“I woke last night to the sound of thunder; how far off I sat and wondered. Started humming a song from 1962; ain’t it funny how the night moves.” – Night Moves – Bob Seger

My wheels flowed like a current through the sticky grey broth of liquefied snow pulverized to slush. As I watched threatening sky cloud fortresses come marching in from the north; pale shards of moonlight back-lit the waning storm that had settled overhead. Craggy snow flurries illuminated by a finger of light from the gigantic full moon lit the horizon where jagged bolts of lighting sheared the sky with sharp salvos of thunder that followed with coursing bursts of ear-piercing static.

Another chattering night dipping below zero on this first day of spring; snow flakes the size of quarters covered the roads so fast the yellow lines became invisible; fear drove beside me on the unlit magic carpet highway; my spaceship and me a wavy hypnotic knot of color moving in psychedelic slow motion. Hypnotized by the western sky purpling to the color of a mussel shell before turning a sooty black; Thor hammer thunderheads swallowed the few remaining stars in the sky

Hyped-up white knuckle slip sliding held me captive when a hazy apparition appeared in the distance coming slowly into focus until I saw the international symbol for help, an upraised thumb. I pulled over and motioned him in. He was a pug faced pear-shaped man with a thick jet-black pompadour, a broken Roman nose and an air of smugness. The crevices around his eyes and mouth turned his face into a clenched fist as ugly as an exit wound.

His most distinguishing feature were two bushy eyebrows that resembled a single woolly caterpillar crawling across his forehead; looking every bit the Joe Pesci character David Ferrie in JFK. He wore a Viet Nam era head cover and the flak jacket armor of a veteran sprinkled with shiny symbols. He was a man as old man as me; but his weathered skin was as tight as a cheap pair of new boots; it moved like cracked parchment and the lines in his haggard face resembled the veins in a marble statue.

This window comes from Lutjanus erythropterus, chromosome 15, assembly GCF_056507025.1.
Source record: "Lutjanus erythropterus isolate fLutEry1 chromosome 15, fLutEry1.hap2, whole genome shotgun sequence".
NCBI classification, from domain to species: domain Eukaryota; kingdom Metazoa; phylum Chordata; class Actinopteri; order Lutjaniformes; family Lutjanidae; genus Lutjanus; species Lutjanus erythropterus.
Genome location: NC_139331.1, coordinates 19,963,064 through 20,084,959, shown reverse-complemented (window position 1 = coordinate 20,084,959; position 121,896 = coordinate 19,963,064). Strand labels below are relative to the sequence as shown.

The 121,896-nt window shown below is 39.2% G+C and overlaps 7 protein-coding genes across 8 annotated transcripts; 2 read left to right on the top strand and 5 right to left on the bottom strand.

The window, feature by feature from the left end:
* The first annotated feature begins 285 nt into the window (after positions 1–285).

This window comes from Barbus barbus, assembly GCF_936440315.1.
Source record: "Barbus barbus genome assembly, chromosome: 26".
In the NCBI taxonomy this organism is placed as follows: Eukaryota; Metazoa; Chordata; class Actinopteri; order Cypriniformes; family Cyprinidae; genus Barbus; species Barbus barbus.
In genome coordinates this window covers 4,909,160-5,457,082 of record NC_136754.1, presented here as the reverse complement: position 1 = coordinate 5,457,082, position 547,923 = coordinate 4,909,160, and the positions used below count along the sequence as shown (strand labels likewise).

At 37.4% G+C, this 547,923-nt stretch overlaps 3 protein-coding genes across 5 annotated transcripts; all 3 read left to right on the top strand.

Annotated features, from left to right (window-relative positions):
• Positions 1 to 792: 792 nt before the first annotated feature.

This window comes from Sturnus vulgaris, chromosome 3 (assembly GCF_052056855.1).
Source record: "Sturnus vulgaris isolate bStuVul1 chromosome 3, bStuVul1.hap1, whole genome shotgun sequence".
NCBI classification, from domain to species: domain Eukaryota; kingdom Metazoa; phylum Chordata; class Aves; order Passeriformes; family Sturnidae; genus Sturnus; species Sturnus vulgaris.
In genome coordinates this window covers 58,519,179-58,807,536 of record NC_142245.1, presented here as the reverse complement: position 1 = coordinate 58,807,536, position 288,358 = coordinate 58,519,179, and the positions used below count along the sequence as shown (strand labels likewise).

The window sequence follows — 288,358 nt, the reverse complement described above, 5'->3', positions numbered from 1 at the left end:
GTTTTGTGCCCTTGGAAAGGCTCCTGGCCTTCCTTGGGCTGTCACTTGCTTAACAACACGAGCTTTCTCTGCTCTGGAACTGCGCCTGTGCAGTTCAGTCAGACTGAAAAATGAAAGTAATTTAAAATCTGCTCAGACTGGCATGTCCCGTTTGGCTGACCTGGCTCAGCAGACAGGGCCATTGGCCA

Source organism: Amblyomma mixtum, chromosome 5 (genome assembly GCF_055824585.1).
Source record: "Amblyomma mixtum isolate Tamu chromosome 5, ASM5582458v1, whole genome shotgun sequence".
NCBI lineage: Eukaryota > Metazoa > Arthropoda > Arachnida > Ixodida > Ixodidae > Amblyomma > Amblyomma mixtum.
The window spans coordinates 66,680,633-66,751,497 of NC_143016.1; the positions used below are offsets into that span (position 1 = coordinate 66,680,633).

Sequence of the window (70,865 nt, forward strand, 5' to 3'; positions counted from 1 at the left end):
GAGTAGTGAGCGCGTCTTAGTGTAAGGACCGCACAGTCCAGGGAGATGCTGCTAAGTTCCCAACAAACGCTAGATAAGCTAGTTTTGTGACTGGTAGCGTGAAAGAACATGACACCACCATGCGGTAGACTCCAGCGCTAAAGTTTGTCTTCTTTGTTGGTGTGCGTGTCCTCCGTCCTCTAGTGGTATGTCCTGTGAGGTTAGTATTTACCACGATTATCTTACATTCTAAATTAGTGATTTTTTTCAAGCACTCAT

He had jagged teeth like a broken fence made of Chiclets; and though he smelled as ripe as the inside of a leper; like cologne with top notes of sweat and had a steel wool voice so graveled you could scour a stove with it; he spoke in italics like a diplomat. “Where you headed” I said. I noticed a bit of the demon in the corner of his eye as he answered. “Sometimes in the winds of change, we find our true direction” he said.

His name was Joe; a Muskogee Indian from southern Michigan making his way on a 200 mile slog to a powwow, sweat lodge cleansing and ceremonial dance affair. Once I told him I knew Russell Means had recently passed over to the happy hunting ground he opened up and we shared a bit of our infamous exploits. I explained why I’d left the cool clear watery ink blue skies and the smell of eucalyptus and honeysuckle of California for the winter bone chill and smoky haze that overlay the edge of Wisconsin’s rugged wilderness.

He had a way of conversing like the downbeat of an axe and smiled with a diabolical grin like he’d just closed an orphanage. He passed me a photo of himself in his prime looking every bit a stiletto in-fighter with a glowering stare that could crack open an oyster. When dressed up like he was in the photo he looked like a well-kept grave.

He seemed to be narcotized and when he produced and offered me what looked like dried beef turdlets; nuggets I instantly recognized as hydrated peyote buttons, I knew why. I washed the gross tasting buds down with a few good slugs from my whisky flask and it wasn’t long before they kicked in like a freight train; undulating my guts like a washing machine.

“Where are your people” I said. “We’re driving over them” he said. “How do you handle it man” I said. “When it gets worse than I want myself to imagine; I pretend it’s a movie I’m filming. I’m in it and directing my character but the rest of it just unfolds; I watch and I film; disconnected. In the end, when I re-watch the documentary, I hope my character was heroic and I can be proud of how he, I, handled the shit-storm” He said.